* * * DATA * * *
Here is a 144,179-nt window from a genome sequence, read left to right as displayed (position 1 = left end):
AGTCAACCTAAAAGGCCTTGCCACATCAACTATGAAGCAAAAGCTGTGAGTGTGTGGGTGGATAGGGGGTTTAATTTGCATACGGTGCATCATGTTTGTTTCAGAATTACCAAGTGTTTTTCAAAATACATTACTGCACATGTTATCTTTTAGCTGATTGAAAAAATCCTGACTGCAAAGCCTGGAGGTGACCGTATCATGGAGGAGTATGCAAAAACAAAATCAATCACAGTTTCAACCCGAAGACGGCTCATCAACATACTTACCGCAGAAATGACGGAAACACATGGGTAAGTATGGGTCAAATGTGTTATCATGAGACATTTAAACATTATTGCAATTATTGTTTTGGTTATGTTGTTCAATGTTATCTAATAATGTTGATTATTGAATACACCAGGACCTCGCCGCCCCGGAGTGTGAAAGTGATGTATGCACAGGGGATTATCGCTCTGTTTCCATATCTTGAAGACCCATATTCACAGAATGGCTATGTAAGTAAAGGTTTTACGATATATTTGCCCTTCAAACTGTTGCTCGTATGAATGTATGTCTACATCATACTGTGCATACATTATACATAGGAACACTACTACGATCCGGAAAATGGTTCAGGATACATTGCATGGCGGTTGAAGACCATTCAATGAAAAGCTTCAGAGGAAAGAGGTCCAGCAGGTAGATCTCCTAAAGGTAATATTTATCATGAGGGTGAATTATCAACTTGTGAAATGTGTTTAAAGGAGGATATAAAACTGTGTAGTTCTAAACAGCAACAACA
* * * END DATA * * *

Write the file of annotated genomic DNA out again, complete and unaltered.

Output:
Here is a 144,179-nt window from a genome sequence, read left to right as displayed (position 1 = left end):
AGTCAACCTAAAAGGCCTTGCCACATCAACTATGAAGCAAAAGCTGTGAGTGTGTGGGTGGATAGGGGGTTTAATTTGCATACGGTGCATCATGTTTGTTTCAGAATTACCAAGTGTTTTTCAAAATACATTACTGCACATGTTATCTTTTAGCTGATTGAAAAAATCCTGACTGCAAAGCCTGGAGGTGACCGTATCATGGAGGAGTATGCAAAAACAAAATCAATCACAGTTTCAACCCGAAGACGGCTCATCAACATACTTACCGCAGAAATGACGGAAACACATGGGTAAGTATGGGTCAAATGTGTTATCATGAGACATTTAAACATTATTGCAATTATTGTTTTGGTTATGTTGTTCAATGTTATCTAATAATGTTGATTATTGAATACACCAGGACCTCGCCGCCCCGGAGTGTGAAAGTGATGTATGCACAGGGGATTATCGCTCTGTTTCCATATCTTGAAGACCCATATTCACAGAATGGCTATGTAAGTAAAGGTTTTACGATATATTTGCCCTTCAAACTGTTGCTCGTATGAATGTATGTCTACATCATACTGTGCATACATTATACATAGGAACACTACTACGATCCGGAAAATGGTTCAGGATACATTGCATGGCGGTTGAAGACCATTCAATGAAAAGCTTCAGAGGAAAGAGGTCCAGCAGGTAGATCTCCTAAAGGTAATATTTATCATGAGGGTGAATTATCAACTTGTGAAATGTGTTTAAAGGAGGATATAAAACTGTGTAGTTCTAAACAGCAACAACA